‘Beauty from within’ not backed by scientific evidence

By Rick Pendrous contact

- Last updated on GMT

Evidence for the benefit of nutraceuticals to skin appearance is not strong
Evidence for the benefit of nutraceuticals to skin appearance is not strong

Related tags: Nutrition

Very little evidence exists to support the use of some ingredients used in popular – and often costly – orally-consumed beauty supplements that promise ‘youthful’, ‘firm’ and ‘glowing’ skin, according to new research by scientists at the British Nutrition Foundation (BNF).

A review of published research conducted by the BNF, released today (February 13), concluded that while a healthy, balanced diet, containing essential vitamins and minerals, was required for healthy skin, nutraceuticals for skin may not add further benefit to the effects already obtained from a healthy diet.

The desire for ‘youthful’ skin was more pronounced than ever and many people go to great lengths to ‘beautify’ themselves, said the BNF. As a result, there was an increasing demand for oral supplements – nutrients taken as pills, powders or drinks, rather than applied directly to skin (sometimes termed ‘beauty from within’) – claiming to improve skin appearance.

Beauty from within market

The global beauty supplements market is expected to reach $7.1bn by 2023, according to a report​ published by Research and Markets last September.

Scientific evidence showed that skin ageing was a natural process that can be exacerbated by external factors, such as sun exposure, causing damage to skin cells and structures, reported the BNF in its review, titled ‘Nutraceuticals and skin appearance: Is there any evidence to support this growing trend?’.

The study, which will be published in the March issue of BNF’s Nutrition Bulletin​, investigated whether oral beauty nutraceuticals could provide a defence against skin damage from external factors, helping to reduce wrinkles and maintain skin elasticity.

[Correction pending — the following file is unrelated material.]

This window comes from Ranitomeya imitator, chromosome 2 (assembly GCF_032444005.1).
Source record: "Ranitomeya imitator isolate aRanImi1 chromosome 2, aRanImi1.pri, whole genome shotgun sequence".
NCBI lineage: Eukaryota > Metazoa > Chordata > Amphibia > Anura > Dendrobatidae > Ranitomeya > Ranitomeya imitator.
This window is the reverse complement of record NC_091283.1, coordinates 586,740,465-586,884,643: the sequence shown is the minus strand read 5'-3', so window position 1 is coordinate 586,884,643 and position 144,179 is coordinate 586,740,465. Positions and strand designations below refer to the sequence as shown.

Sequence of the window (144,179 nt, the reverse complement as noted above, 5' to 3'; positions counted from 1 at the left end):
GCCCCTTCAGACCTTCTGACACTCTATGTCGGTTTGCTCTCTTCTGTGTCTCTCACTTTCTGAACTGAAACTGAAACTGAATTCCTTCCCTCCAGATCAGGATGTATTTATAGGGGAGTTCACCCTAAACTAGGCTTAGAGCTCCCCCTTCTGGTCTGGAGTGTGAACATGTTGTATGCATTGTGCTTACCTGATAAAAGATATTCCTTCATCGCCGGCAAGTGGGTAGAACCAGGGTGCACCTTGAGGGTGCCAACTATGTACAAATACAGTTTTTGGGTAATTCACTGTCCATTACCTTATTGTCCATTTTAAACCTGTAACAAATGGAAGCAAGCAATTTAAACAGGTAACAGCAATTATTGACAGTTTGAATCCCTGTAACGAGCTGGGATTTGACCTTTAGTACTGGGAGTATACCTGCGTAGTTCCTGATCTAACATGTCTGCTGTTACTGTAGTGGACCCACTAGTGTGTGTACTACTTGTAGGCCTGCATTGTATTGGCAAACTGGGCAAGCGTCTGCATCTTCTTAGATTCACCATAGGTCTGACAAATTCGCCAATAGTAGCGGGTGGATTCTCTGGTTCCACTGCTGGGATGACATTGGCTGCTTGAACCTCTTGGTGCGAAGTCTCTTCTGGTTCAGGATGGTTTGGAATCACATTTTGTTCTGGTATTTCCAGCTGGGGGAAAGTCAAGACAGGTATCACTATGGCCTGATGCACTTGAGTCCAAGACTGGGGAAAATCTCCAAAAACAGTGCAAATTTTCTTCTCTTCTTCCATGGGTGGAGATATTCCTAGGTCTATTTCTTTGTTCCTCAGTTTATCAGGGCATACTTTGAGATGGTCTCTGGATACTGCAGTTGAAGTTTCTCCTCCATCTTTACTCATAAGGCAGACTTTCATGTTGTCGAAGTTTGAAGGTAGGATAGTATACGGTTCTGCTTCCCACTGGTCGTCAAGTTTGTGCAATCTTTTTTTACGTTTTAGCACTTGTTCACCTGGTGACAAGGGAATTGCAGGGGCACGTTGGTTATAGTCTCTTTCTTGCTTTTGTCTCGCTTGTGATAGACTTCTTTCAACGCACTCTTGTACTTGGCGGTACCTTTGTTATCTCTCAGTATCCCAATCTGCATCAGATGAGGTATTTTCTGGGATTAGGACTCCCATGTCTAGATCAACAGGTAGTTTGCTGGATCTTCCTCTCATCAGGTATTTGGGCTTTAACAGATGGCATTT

The review examined published evidence behind some of the common ingredients used in the most popular products, to explore whether they had been found to benefit skin appearance in clinical studies.

Some ingredients, such as vitamins A, C, B2, B3, B7, and the minerals iodine and zinc, were proven to contribute to the maintenance of normal skin, and a deficiency of these essential micronutrients could result in skin abnormalities, said BNF. However there was a wide variety of other ingredients used in oral beauty nutraceuticals including; green tea extract, pomegranate extract, carotenoids, evening primrose oil, borage oil, fish oil, collagen and co-enzyme Q10.

Little evidence that they work

According to the BNF, although many of these were perceived as ‘natural’ ingredients, with some having health benefits when consumed as part of our diet, there was only a small amount of evidence to suggest that, as nutraceutical ingredients, they could provide any real ‘anti-ageing’ benefit to skin.

The BNF said making healthy lifestyle choices like eating a nutritious diet, not smoking and not drinking alcohol in excess, as well as using topical sunscreen, was likely to be a much better route to helping delay the inevitable skin ageing process than taking oral beauty supplements, and will also have wider health benefits.

“As consumers can spend hundreds of pounds a year on oral beauty supplements, we felt it was important to investigate the association between the ingredients in these products, and the signs that we associate with skin ageing, such as wrinkles, loss of elasticity and moisture,”​ said Ayela Spiro, BNF nutrition science manager.

“While there is a body of research on the science of skin ageing, evidence for the benefit of nutraceuticals to skin appearance is currently not strong enough to draw firm conclusions.”

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